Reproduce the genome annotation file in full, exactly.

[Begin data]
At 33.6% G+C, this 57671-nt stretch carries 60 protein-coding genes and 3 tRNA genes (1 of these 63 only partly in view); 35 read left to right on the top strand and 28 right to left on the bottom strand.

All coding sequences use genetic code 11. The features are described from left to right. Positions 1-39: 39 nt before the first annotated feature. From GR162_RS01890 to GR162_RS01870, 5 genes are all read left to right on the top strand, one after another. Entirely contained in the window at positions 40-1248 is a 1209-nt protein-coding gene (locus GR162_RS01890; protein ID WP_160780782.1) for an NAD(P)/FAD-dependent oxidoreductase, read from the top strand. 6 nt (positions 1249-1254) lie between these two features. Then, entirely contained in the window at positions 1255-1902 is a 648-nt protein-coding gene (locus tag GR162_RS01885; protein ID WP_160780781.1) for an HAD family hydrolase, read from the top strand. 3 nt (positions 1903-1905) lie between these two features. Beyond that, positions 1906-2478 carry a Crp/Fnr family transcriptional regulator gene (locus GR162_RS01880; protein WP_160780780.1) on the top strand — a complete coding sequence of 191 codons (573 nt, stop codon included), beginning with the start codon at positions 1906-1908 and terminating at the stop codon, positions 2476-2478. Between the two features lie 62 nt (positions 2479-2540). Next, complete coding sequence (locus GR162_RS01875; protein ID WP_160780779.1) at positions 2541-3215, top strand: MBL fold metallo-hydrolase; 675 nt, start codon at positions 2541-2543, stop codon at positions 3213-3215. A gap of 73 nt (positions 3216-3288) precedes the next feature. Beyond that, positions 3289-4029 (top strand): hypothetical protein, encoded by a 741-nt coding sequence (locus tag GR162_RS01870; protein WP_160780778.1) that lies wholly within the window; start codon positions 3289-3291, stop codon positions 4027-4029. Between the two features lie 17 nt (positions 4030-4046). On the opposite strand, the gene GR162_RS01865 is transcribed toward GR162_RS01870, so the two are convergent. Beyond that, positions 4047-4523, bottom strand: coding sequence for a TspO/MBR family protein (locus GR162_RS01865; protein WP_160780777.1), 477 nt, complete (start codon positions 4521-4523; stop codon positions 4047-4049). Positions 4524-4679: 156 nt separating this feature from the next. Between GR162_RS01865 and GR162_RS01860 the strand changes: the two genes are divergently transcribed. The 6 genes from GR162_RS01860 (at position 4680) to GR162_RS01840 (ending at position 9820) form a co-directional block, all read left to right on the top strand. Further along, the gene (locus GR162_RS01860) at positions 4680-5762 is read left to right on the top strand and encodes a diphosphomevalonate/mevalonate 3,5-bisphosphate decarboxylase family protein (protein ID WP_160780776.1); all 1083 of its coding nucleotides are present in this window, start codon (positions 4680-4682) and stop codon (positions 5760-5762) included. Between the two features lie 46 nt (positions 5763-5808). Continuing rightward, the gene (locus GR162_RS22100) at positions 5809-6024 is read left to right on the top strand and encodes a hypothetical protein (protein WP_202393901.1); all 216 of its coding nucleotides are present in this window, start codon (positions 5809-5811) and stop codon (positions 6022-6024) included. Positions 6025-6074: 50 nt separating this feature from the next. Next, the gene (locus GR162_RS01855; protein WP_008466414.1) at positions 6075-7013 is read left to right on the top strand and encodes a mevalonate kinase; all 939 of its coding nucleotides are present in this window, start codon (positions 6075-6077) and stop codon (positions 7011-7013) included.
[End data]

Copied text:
At 33.6% G+C, this 57671-nt stretch carries 60 protein-coding genes and 3 tRNA genes (1 of these 63 only partly in view); 35 read left to right on the top strand and 28 right to left on the bottom strand.

All coding sequences use genetic code 11. The features are described from left to right. Positions 1-39: 39 nt before the first annotated feature. From GR162_RS01890 to GR162_RS01870, 5 genes are all read left to right on the top strand, one after another. Entirely contained in the window at positions 40-1248 is a 1209-nt protein-coding gene (locus GR162_RS01890; protein ID WP_160780782.1) for an NAD(P)/FAD-dependent oxidoreductase, read from the top strand. 6 nt (positions 1249-1254) lie between these two features. Then, entirely contained in the window at positions 1255-1902 is a 648-nt protein-coding gene (locus tag GR162_RS01885; protein ID WP_160780781.1) for an HAD family hydrolase, read from the top strand. 3 nt (positions 1903-1905) lie between these two features. Beyond that, positions 1906-2478 carry a Crp/Fnr family transcriptional regulator gene (locus GR162_RS01880; protein WP_160780780.1) on the top strand — a complete coding sequence of 191 codons (573 nt, stop codon included), beginning with the start codon at positions 1906-1908 and terminating at the stop codon, positions 2476-2478. Between the two features lie 62 nt (positions 2479-2540). Next, complete coding sequence (locus GR162_RS01875; protein ID WP_160780779.1) at positions 2541-3215, top strand: MBL fold metallo-hydrolase; 675 nt, start codon at positions 2541-2543, stop codon at positions 3213-3215. A gap of 73 nt (positions 3216-3288) precedes the next feature. Beyond that, positions 3289-4029 (top strand): hypothetical protein, encoded by a 741-nt coding sequence (locus tag GR162_RS01870; protein WP_160780778.1) that lies wholly within the window; start codon positions 3289-3291, stop codon positions 4027-4029. Between the two features lie 17 nt (positions 4030-4046). On the opposite strand, the gene GR162_RS01865 is transcribed toward GR162_RS01870, so the two are convergent. Beyond that, positions 4047-4523, bottom strand: coding sequence for a TspO/MBR family protein (locus GR162_RS01865; protein WP_160780777.1), 477 nt, complete (start codon positions 4521-4523; stop codon positions 4047-4049). Positions 4524-4679: 156 nt separating this feature from the next. Between GR162_RS01865 and GR162_RS01860 the strand changes: the two genes are divergently transcribed. The 6 genes from GR162_RS01860 (at position 4680) to GR162_RS01840 (ending at position 9820) form a co-directional block, all read left to right on the top strand. Further along, the gene (locus GR162_RS01860) at positions 4680-5762 is read left to right on the top strand and encodes a diphosphomevalonate/mevalonate 3,5-bisphosphate decarboxylase family protein (protein ID WP_160780776.1); all 1083 of its coding nucleotides are present in this window, start codon (positions 4680-4682) and stop codon (positions 5760-5762) included. Between the two features lie 46 nt (positions 5763-5808). Continuing rightward, the gene (locus GR162_RS22100) at positions 5809-6024 is read left to right on the top strand and encodes a hypothetical protein (protein WP_202393901.1); all 216 of its coding nucleotides are present in this window, start codon (positions 5809-5811) and stop codon (positions 6022-6024) included. Positions 6025-6074: 50 nt separating this feature from the next. Next, the gene (locus GR162_RS01855; protein WP_008466414.1) at positions 6075-7013 is read left to right on the top strand and encodes a mevalonate kinase; all 939 of its coding nucleotides are present in this window, start codon (positions 6075-6077) and stop codon (positions 7011-7013) included.